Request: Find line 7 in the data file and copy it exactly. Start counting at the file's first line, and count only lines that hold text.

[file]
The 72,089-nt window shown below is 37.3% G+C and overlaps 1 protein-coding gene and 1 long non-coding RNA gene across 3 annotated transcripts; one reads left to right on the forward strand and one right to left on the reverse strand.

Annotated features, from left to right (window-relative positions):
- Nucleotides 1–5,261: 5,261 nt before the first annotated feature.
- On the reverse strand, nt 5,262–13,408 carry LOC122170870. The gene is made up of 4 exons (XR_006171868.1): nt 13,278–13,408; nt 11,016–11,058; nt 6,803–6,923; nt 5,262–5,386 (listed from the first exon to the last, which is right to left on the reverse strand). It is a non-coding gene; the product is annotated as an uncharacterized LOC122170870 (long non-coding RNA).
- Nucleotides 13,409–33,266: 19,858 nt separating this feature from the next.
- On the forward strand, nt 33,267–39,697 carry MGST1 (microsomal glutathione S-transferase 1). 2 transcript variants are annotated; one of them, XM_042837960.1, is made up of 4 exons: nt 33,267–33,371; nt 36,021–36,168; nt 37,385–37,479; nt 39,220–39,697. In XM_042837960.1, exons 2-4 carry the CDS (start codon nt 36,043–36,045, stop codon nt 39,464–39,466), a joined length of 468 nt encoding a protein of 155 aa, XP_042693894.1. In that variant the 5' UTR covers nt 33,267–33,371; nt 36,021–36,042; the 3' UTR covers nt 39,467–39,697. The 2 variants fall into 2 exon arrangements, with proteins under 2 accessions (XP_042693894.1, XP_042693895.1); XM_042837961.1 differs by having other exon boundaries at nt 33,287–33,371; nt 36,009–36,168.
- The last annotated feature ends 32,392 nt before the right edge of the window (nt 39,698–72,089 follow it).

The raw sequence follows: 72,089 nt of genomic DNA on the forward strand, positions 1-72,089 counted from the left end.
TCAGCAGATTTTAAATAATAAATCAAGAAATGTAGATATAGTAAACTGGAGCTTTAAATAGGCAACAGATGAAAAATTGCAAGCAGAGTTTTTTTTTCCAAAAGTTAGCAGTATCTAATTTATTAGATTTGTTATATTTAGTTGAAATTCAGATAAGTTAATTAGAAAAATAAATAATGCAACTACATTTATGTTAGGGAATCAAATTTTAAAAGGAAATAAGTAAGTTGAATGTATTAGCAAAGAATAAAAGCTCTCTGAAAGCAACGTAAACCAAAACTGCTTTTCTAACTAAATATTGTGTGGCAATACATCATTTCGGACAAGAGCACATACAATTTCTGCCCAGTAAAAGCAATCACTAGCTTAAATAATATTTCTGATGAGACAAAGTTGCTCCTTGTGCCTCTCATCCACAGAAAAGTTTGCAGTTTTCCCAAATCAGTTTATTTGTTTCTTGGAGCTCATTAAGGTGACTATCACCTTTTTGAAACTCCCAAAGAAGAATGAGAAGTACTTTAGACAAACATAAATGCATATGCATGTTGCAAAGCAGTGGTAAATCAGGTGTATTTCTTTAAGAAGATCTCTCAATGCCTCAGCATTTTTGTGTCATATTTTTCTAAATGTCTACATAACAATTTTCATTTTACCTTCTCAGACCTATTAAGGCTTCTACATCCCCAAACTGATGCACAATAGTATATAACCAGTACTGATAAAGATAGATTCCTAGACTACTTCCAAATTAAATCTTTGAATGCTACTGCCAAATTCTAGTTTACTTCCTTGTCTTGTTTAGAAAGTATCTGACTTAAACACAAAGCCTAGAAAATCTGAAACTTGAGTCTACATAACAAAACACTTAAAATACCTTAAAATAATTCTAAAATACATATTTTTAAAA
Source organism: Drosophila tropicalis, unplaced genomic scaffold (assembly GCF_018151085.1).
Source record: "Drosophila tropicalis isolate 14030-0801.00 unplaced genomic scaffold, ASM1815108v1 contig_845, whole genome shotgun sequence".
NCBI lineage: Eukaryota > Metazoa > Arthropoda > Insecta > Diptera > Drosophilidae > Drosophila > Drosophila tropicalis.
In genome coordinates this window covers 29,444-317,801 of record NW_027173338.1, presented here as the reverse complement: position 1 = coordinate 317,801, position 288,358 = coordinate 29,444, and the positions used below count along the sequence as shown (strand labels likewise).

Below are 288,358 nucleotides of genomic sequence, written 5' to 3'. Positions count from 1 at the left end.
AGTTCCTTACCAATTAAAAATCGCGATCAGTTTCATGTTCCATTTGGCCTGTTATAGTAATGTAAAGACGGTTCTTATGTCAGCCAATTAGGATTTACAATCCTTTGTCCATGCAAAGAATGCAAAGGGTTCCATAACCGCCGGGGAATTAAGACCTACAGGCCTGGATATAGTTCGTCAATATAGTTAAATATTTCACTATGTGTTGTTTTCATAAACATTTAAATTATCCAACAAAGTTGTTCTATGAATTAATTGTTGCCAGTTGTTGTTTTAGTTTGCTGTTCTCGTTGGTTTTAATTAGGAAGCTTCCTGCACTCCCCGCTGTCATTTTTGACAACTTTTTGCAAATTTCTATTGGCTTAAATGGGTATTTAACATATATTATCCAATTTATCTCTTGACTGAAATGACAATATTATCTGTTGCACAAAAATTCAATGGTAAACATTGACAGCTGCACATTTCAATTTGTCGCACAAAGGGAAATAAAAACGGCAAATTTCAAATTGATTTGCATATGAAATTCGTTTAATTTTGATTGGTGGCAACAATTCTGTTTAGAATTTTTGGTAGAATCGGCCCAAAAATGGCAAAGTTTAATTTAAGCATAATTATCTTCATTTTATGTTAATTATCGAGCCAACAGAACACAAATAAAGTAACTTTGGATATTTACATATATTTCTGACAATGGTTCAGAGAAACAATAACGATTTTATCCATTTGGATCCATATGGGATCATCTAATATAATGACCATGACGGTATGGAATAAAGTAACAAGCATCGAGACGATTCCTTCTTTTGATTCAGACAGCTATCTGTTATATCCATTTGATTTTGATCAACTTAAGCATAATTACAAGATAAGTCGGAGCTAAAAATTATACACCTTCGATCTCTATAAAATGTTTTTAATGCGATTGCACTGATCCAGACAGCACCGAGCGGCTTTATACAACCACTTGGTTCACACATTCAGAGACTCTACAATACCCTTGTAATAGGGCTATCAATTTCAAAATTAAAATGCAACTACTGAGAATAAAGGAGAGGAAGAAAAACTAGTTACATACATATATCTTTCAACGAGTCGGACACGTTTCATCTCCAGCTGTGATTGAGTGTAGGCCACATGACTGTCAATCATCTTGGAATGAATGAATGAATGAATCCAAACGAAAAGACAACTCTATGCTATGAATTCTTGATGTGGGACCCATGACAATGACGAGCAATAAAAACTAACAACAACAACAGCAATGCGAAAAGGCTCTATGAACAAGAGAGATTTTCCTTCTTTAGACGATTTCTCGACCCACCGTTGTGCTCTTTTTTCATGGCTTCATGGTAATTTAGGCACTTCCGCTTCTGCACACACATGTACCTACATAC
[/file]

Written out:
- The last annotated feature ends 32,392 nt before the right edge of the window (nt 39,698–72,089 follow it).